“I’m feeling better about ventilators,” Williamson said. “But it would always be nice to have more. With the surge we’re expecting, we seem to be okay. We’ve only had a couple of instances where we’ve had to try to assist and help move ventilators from one hospital to another hospital, but we’ve been able to do that and no one has gone without a ventilator who needed one.”

But the Department of Public Health expects a rise in hospitalizations over the next two weeks that could add further strain the state’s health care system.

“Let’s see what happens over the next week, but for today, we are much better prepared than we would have been, frankly, a few months ago,” Williamson said.

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Health

400 Alabama health care workers and 155 nursing home staff, residents positive for COVID-19

Chip Brownlee

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Nearly 400 health care workers and 90 long-term care facility employees have tested positive for the novel coronavirus.

The Alabama Department of Public Health said Thursday that at least 393 health care workers, 90 long-term care facility employees and 65 long-term care facility residents have tested positive. Health care workers includes those who work at hospitals or doctor’s offices.

As of 2 p.m. on Thursday, the state had confirmed 2,700 cases of the virus. At least 70 people have died after testing positive for the virus in Alabama, of those 48 have been fully investigated and verified by ADPH epidemiologists.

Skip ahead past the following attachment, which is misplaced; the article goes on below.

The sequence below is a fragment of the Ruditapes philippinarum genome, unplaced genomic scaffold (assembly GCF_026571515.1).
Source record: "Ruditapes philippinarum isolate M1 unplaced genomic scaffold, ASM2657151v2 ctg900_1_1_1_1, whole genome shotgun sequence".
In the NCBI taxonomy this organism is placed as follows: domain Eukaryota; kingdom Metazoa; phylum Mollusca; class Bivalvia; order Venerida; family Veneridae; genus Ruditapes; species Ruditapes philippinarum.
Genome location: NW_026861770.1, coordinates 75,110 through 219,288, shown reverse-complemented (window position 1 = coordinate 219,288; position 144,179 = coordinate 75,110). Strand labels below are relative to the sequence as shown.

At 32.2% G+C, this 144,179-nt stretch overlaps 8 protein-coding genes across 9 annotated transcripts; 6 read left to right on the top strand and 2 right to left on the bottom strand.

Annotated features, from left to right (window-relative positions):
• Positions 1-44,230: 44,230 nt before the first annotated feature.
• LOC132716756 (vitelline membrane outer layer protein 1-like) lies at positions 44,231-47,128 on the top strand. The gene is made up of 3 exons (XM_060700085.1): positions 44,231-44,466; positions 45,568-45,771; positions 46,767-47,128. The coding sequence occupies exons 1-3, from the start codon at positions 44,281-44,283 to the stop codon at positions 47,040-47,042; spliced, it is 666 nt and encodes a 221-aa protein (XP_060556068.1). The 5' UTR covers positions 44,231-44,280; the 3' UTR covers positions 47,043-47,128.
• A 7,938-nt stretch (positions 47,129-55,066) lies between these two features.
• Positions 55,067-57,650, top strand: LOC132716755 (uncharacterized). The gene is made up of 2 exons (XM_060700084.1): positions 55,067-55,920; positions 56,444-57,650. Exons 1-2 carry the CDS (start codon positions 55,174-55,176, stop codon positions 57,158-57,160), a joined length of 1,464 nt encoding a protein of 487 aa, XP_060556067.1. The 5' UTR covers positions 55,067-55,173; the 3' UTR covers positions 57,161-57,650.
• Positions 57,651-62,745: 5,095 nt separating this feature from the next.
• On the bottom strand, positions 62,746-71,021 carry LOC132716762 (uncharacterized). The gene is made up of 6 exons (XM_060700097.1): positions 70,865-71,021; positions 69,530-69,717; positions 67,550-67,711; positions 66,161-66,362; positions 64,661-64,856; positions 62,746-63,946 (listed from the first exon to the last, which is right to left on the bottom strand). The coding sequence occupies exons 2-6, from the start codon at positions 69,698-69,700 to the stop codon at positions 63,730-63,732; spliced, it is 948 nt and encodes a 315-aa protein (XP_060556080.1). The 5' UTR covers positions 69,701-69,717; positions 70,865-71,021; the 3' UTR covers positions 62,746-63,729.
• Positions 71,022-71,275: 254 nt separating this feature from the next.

The number of confirmed cases among health care workers has grown significantly this week. Alabama Gov. Kay Ivey said Friday at a press conference that 200 health care workers in the state had contracted COVID-19. By Tuesday, that number increased to 315.

The number of long-term care facility residents has increased from 51 on Tuesday to 65 now, adding to concerns that the virus is widespread among the state’s nursing homes and long-term care facilities, which are considered extremely vulnerable to the virus.

At least 62.5 percent of the 48 verified deaths have been among those 65 years old or older.

At least 333 people have been hospitalized with the virus in Alabama since March 13, but the number is surely higher because of delays in investigating each case.  Of those who have been hospitalized, 153 have required treatment in an intensive care unit and of those, 101 have required mechanical ventilation.

Nurses, doctors, hospitals and the Alabama Department of Public Health have said that a nationwide shortage of personal protective equipment has not spared Alabama.

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Alabama Hospital Association President Dr. Donald Williamson told APR Tuesday that some hospitals in the state have severe shortages of N95 masks, with some hospitals reporting that they have only a days of supplies left.

So far, he said, no hospitals have run out of supplies yet, but some have had to take serious measures to conserve their masks.

State Health Officer Scott Harris told APR Thursday that the state is being bombarded with fake offers to provide PPE, mainly from foreign companies claiming to be able to supply the state.

Harris said the state has been able to identify supply to help support hospitals who are trying to source their own, too, but the costs are exorbitant.

“You know, you would normally pay 60 or 70 cents for a mask,” Harris said. “These offers are typically $5 or $6 per mask now. I’ve seen some are asking for $10 or whatever, which is truly outrageous.”

 

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Crime

Mobile County jail inmates, officers test positive for COVID-19

Eddie Burkhalter